Georgian youth worker and trainer Giorgi Kekelidze says that in order to improve the organization, the Georgians have to create their own national scouting program, for instance, in the fashion of Finland or Denmark.
— We have copied some good practices from Switzerland and the UK, but for now we do not have our own scouting program, says Kekelidze.
This is where the international scout center of Rustavi can become even more important as international cooperation can be the key to making great things happen. For instance, a leadership course that was organized last January and gathered together a group of Georgian, Ukrainian, Finnish and Danish youngsters evoked an idea of a development project between the scouts of Georgia and Denmark. If the project comes true, its main goal will be creating a scouting program that is based on the Danish model but suits the Georgian youth.
— Multicultural encounters can make a big difference also in a single person’s life. I see a lot of Georgian youngsters and those who have been able to participate in international project have a lot more abilities. That makes me believe that multicultural working offers new tools to thinking and learning, Kekelidze says.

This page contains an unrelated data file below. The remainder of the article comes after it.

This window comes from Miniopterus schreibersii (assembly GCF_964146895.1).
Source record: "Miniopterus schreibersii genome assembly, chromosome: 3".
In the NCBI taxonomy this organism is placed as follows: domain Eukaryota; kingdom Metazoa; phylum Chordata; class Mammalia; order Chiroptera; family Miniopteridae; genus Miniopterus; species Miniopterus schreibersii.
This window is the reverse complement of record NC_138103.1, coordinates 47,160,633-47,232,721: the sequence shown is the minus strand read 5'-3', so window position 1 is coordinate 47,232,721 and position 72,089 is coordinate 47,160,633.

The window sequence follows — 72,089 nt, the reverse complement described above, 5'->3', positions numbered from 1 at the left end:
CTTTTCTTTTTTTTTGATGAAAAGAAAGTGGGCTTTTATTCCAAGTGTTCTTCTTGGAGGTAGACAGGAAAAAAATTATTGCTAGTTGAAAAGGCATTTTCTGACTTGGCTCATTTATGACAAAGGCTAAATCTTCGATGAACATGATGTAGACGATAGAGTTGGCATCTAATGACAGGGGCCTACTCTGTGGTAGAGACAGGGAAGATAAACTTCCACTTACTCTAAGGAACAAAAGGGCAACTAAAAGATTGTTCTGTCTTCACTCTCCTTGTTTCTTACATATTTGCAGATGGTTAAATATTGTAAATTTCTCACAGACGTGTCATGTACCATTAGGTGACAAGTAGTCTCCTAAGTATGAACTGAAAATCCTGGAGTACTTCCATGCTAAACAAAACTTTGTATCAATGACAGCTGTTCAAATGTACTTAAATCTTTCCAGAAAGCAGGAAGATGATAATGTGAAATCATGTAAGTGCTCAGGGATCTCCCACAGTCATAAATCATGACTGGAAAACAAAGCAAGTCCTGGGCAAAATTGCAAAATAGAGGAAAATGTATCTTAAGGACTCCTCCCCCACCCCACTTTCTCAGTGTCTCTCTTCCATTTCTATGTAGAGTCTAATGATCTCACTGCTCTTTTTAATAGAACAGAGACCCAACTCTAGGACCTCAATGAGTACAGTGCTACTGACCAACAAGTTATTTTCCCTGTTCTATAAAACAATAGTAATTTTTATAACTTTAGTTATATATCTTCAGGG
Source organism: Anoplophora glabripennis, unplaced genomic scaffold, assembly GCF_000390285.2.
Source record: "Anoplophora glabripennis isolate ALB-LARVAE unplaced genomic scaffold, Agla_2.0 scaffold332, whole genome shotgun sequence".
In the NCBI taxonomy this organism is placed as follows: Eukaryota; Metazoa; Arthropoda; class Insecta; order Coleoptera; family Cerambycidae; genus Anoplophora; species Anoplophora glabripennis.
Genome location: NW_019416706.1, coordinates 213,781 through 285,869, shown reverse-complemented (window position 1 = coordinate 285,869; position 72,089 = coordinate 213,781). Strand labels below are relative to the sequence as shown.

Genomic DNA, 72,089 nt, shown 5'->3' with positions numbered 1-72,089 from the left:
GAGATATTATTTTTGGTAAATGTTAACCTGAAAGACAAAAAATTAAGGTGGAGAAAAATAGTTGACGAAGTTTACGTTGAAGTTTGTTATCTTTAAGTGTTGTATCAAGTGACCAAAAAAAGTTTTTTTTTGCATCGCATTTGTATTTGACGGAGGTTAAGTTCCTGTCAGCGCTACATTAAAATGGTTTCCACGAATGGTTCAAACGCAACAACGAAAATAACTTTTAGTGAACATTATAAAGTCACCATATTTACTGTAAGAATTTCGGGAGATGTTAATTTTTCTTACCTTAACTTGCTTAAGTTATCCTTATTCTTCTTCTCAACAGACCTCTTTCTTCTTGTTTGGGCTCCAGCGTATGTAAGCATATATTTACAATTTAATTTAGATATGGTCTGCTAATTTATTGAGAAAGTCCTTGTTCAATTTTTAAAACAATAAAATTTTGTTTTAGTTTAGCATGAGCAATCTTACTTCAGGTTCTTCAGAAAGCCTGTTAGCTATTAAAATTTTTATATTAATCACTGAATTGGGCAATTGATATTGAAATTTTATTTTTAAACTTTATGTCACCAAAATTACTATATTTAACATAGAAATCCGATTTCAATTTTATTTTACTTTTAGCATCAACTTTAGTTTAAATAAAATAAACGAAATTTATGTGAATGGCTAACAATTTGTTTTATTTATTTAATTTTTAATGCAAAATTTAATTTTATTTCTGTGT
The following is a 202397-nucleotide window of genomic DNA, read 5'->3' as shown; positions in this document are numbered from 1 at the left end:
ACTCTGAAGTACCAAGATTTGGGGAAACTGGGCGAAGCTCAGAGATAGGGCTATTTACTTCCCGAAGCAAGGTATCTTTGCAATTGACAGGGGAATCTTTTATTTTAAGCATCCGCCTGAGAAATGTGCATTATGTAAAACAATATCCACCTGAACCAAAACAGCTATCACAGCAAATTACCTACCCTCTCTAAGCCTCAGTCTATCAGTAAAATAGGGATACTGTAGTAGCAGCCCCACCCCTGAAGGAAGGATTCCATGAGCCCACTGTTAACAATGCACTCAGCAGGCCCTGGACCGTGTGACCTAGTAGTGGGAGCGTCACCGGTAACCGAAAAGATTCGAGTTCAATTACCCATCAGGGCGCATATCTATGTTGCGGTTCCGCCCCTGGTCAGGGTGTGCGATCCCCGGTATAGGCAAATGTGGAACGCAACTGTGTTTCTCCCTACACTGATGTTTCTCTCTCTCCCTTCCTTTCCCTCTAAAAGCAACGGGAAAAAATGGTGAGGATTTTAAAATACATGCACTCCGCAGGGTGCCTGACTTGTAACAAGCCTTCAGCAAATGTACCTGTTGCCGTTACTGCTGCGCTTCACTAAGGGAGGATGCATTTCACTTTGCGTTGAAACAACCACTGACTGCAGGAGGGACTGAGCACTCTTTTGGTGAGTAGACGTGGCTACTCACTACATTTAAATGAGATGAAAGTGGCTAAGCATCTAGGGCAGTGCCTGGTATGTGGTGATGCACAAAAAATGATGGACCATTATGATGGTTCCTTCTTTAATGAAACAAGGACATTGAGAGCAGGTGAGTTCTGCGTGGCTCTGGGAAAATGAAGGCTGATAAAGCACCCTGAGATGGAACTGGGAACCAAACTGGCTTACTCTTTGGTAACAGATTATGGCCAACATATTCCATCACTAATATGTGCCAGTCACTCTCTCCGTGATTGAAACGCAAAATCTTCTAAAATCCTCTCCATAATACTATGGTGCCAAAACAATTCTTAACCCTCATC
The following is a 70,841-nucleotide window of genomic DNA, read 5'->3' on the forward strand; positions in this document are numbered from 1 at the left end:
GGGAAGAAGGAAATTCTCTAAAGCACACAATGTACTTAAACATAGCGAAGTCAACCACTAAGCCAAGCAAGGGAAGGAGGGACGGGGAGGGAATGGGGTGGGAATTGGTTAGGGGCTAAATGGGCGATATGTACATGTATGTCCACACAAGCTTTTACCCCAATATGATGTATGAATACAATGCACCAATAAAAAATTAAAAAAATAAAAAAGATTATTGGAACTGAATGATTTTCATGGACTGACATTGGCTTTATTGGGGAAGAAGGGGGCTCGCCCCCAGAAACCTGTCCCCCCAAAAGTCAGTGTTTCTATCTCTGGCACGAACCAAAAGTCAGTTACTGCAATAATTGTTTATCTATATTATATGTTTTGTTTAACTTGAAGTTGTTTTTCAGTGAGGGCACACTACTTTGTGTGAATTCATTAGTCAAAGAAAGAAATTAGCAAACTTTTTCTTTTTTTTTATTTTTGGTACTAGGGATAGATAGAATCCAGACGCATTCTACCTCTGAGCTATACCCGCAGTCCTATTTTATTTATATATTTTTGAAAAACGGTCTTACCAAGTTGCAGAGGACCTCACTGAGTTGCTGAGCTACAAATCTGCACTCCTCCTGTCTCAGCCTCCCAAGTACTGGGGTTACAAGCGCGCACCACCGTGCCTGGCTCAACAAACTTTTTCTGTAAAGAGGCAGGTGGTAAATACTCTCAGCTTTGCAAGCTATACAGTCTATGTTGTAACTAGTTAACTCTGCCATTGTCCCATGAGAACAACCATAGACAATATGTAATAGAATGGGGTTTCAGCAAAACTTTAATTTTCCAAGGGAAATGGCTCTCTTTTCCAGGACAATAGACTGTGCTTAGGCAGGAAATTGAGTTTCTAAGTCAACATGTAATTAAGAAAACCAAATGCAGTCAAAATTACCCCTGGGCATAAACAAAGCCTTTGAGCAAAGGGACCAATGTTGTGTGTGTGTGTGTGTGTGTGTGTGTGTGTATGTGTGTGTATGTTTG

Charmed by the Georgian kindness
Aino Halinen from Finland and Annemette Mejlvang Guldbæk from Denmark participated in the leadership course in Rustavi in January. Beside leadership, the course taught them a lot about the Georgian culture and the local ways of scouting.
— The Georgian scouts have the tools but also a lot to work on. Scouting isn’t as well-known here as it is in Finland where you can hear and see the scouts everywhere, Halinen says.
On the 7-day-course, the participants discussed the many differences between then Georgian, Ukrainian and Scandinavian ways of scouting. Here, up in the North, the children get to practice using a knife as soon as they join the scouts whereas in Georgia, knives are seen as dangerous weapons.